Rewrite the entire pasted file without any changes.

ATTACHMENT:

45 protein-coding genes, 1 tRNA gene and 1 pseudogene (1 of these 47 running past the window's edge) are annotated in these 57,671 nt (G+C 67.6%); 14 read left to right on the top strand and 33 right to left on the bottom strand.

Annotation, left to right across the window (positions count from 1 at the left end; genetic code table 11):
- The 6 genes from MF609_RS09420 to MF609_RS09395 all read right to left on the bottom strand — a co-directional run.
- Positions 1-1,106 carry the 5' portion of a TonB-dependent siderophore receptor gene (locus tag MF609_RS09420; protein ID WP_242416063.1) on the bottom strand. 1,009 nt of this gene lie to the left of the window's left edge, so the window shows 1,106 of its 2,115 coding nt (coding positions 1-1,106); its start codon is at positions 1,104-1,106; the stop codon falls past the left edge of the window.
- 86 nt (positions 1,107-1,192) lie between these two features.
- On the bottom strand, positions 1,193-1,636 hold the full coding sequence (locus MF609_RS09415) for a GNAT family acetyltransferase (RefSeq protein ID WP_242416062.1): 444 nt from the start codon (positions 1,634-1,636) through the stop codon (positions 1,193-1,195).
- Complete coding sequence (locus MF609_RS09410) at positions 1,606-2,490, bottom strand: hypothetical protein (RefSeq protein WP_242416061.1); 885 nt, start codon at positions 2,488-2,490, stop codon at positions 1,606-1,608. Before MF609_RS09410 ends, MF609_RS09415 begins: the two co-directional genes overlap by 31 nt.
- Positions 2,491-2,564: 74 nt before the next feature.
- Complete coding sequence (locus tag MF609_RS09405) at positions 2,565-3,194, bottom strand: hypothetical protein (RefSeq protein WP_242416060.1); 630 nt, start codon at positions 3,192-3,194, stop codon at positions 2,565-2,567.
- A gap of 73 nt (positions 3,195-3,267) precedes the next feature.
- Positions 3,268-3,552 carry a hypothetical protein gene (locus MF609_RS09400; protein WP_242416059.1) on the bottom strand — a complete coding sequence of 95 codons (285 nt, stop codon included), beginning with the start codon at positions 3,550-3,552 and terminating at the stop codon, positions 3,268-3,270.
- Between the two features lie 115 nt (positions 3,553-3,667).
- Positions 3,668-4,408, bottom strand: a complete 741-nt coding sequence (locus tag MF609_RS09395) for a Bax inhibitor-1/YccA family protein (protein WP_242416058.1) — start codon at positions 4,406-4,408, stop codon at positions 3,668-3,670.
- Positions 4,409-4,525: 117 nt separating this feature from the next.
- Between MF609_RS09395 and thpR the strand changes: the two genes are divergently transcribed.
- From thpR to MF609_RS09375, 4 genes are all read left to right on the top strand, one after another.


45 protein-coding genes, 1 tRNA gene and 1 pseudogene (1 of these 47 running past the window's edge) are annotated in these 57,671 nt (G+C 67.6%); 14 read left to right on the top strand and 33 right to left on the bottom strand.

Annotation, left to right across the window (positions count from 1 at the left end; genetic code table 11):
- The 6 genes from MF609_RS09420 to MF609_RS09395 all read right to left on the bottom strand — a co-directional run.
- Positions 1-1,106 carry the 5' portion of a TonB-dependent siderophore receptor gene (locus tag MF609_RS09420; protein ID WP_242416063.1) on the bottom strand. 1,009 nt of this gene lie to the left of the window's left edge, so the window shows 1,106 of its 2,115 coding nt (coding positions 1-1,106); its start codon is at positions 1,104-1,106; the stop codon falls past the left edge of the window.
- 86 nt (positions 1,107-1,192) lie between these two features.
- On the bottom strand, positions 1,193-1,636 hold the full coding sequence (locus MF609_RS09415) for a GNAT family acetyltransferase (RefSeq protein ID WP_242416062.1): 444 nt from the start codon (positions 1,634-1,636) through the stop codon (positions 1,193-1,195).
- Complete coding sequence (locus MF609_RS09410) at positions 1,606-2,490, bottom strand: hypothetical protein (RefSeq protein WP_242416061.1); 885 nt, start codon at positions 2,488-2,490, stop codon at positions 1,606-1,608. Before MF609_RS09410 ends, MF609_RS09415 begins: the two co-directional genes overlap by 31 nt.
- Positions 2,491-2,564: 74 nt before the next feature.
- Complete coding sequence (locus tag MF609_RS09405) at positions 2,565-3,194, bottom strand: hypothetical protein (RefSeq protein WP_242416060.1); 630 nt, start codon at positions 3,192-3,194, stop codon at positions 2,565-2,567.
- A gap of 73 nt (positions 3,195-3,267) precedes the next feature.
- Positions 3,268-3,552 carry a hypothetical protein gene (locus MF609_RS09400; protein WP_242416059.1) on the bottom strand — a complete coding sequence of 95 codons (285 nt, stop codon included), beginning with the start codon at positions 3,550-3,552 and terminating at the stop codon, positions 3,268-3,270.
- Between the two features lie 115 nt (positions 3,553-3,667).
- Positions 3,668-4,408, bottom strand: a complete 741-nt coding sequence (locus tag MF609_RS09395) for a Bax inhibitor-1/YccA family protein (protein WP_242416058.1) — start codon at positions 4,406-4,408, stop codon at positions 3,668-3,670.
- Positions 4,409-4,525: 117 nt separating this feature from the next.
- Between MF609_RS09395 and thpR the strand changes: the two genes are divergently transcribed.
- From thpR to MF609_RS09375, 4 genes are all read left to right on the top strand, one after another.